AR is an MMO

 Posted by (Visited 9288 times)  Game talk  Tagged with: , , , ,
Jul 112016


I’ve said this before, but in the wake of the viral success of Pokémon GO, it needs to be said again. Augmented reality is just a virtual world, an MMO, a MUD even, with all of the same design issues, plus a few new ones.

The goggles fallacy

I asked a high-powered Silicon Valley exec about the ethical implications of social VR and AR. Their response was “what ethical implications?”

To some, particularly vets of online worlds of various stripes, this may seem obvious. But most days, it feels like the average person working in social VR, AR, and the like, is ignorant of this. It’s evident in the very large pile of past lessons they are failing to heed in their designs.

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Avatar rights come back

 Posted by (Visited 11939 times)  Game talk  Tagged with: , , ,
Apr 102011

The Lawbringer: A prelude to avatar rights is an article kicking off what appears to be a series looking at avatar rights in the context of World of Warcraft. It has been a while since the original article on avatar rights has been commented on much on the web, though it still regularly gets discussed in books on Internet law. Very few worlds ever adopted any variant of this as a terms of service, and Metaplace doing so back when we ran a customer-facing service had no real impact other than garnering some publicity.

Oddly enough, the article has been much on my mind lately, mostly because of how it closes, with a prediction that avatar service providers will both hold immense quantities of personal information but also dominate the market, making it hard to use an alternate provider:

Someday there won’t be any admins. Someday it’s gonna be your bank records and your grocery shopping and your credit report and yes, your virtual homepage with data that exists nowhere else…  it may be a little harder to write to Customer Service. Your avatar profile might be your credit record and your resume and your academic transcript, as well as your XP earned.

On the day that happens, I bet we’ll all wish we had a few more rights in the face of a very large, distributed server, anarchic, virtual world where it might be very very hard to move to a different service provider…

…It’s a hypothetical exercise.

For now.

“Declaring the Rights of Players”, 2000

Not very long ago my daughter was banned from Facebook. She has no idea why; neither do I. I would keep an eye on her page, and there was nothing untoward on it that I saw. She hadn’t been using it actively, and it took her several days to notice it was gone. And she’s just not interested in it enough to bother setting up a new one.

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Sep 222008

There was a fair amount of coverage of this panel, despite the relatively small attendance. This was the one where we announced the Metaplace TOS. Some of the coverage:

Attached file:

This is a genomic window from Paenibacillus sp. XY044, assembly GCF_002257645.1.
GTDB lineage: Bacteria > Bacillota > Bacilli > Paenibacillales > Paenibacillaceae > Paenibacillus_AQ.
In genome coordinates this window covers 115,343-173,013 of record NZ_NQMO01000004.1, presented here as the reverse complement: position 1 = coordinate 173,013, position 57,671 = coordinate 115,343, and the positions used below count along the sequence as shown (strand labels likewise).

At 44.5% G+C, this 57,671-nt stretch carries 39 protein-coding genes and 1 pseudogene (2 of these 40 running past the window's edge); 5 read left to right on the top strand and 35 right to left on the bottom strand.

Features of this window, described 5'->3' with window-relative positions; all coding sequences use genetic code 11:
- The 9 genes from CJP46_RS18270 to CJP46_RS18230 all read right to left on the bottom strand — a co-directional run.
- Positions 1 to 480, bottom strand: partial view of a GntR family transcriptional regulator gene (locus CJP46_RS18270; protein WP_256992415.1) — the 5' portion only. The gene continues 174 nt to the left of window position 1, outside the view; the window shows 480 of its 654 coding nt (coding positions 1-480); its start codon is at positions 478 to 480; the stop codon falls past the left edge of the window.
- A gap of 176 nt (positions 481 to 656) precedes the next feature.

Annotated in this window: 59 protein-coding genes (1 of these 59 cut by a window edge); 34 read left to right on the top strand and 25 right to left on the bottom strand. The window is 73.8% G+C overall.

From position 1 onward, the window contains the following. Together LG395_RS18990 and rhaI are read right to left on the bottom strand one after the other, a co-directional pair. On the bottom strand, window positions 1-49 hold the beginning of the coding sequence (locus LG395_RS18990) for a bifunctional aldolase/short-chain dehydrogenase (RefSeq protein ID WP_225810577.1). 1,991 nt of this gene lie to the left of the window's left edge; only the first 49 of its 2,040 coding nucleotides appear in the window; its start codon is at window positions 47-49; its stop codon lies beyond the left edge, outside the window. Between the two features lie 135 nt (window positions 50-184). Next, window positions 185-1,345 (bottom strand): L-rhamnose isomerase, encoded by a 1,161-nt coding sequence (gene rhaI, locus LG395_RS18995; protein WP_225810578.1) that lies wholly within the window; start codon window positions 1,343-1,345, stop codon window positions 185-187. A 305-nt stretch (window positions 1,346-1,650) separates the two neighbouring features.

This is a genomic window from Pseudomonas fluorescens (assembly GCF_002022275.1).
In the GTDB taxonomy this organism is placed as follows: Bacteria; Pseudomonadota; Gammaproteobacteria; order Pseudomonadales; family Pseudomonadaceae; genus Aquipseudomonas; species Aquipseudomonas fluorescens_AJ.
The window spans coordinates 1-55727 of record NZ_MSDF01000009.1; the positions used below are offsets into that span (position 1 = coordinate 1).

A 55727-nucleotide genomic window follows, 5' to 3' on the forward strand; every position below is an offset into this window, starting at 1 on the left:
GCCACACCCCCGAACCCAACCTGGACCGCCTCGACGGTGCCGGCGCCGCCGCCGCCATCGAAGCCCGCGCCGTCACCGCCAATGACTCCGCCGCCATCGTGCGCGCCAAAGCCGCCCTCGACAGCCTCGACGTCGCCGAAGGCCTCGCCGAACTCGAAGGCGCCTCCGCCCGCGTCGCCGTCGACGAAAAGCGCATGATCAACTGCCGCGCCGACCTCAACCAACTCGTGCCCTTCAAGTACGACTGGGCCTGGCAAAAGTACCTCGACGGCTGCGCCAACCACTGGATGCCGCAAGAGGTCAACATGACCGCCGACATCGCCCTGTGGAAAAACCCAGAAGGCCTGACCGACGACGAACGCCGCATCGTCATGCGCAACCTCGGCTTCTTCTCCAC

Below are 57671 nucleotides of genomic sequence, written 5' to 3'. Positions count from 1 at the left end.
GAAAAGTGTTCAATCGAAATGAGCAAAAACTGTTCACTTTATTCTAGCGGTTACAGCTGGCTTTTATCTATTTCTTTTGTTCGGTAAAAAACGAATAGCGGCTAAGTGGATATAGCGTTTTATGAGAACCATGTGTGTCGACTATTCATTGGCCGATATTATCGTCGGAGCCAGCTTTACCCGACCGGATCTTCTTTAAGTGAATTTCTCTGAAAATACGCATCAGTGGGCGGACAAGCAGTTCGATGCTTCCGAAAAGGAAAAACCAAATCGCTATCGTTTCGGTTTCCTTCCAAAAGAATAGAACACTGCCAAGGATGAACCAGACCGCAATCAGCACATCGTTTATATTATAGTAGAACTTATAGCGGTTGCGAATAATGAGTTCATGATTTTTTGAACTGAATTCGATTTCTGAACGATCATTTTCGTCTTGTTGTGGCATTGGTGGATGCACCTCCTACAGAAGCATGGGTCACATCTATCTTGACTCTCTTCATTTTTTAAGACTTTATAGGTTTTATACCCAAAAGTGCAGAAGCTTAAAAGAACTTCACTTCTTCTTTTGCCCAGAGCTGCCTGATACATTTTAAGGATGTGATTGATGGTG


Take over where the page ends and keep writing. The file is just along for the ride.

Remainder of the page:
The discussion has been quite lively, and many excellent points were raised for possible revisions, many posted right here on the site in the discussion thread. I plan to reconvene with the lawyers and this feedback and present another draft for the Internet to argue over. 🙂

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Declaring the Rights of Metaplace Users

 Posted by (Visited 14057 times)  Game talk, Gamemaking  Tagged with: ,
Sep 152008

As has already been mentioned online, today at the Austin Game Conference Metaplace announced that its Terms of Service will be modeled on my 2000 article “Declaring the Rights of Players.” What does that mean?

It means, in a nutshell, that we are signing up for the following:

Rights of creators

  • Freedom of expression
  • Ownership, including earning money & running their own world
  • Privacy
  • Develop their own TOS

Rights of users

  • Freedom of speech & assembly, privacy
  • Rule of “law” and due process
  • Ownership of their IP

Responsibilities of creators and users

  • Don’t break the law

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May 212008
  • The Hernandez case in Florida, where IGE is being sued for damaging the WoW gameplay experience, is trying seeking class certification. This was always their intent, so I suppose really, I am just pointing out that the slow gears continue to grind on.
  • In other legal news, a Legend of Mir 2 player is suing Shanda, trying to get monetary damages for the value of the in-game items that they lost due to some sort of technical glitch. In other words, a “virtual property” case. The player had been buying these items, and Massively did the math, working out that the guy had spent almost $30,000.
  • SmallWorlds is about to launch — basically, it lets you make isometric multiplayer apartments and embed them on pages and link them. They are apparently planning on lots of Hollywood tie-ins. It will be interesting to see how this goes, given the similarities to Whirled, which has not set the world on fire yet despite being very cool. Using the “open big” estimation method and eyeballing their curve using the numbers they report on the site, they look to be on track to peak around 20-30,000 users unless they manage to crack another market or go viral. Naturally, we’re watching all this kind of closely since Metaplace bears some similarities to both of these.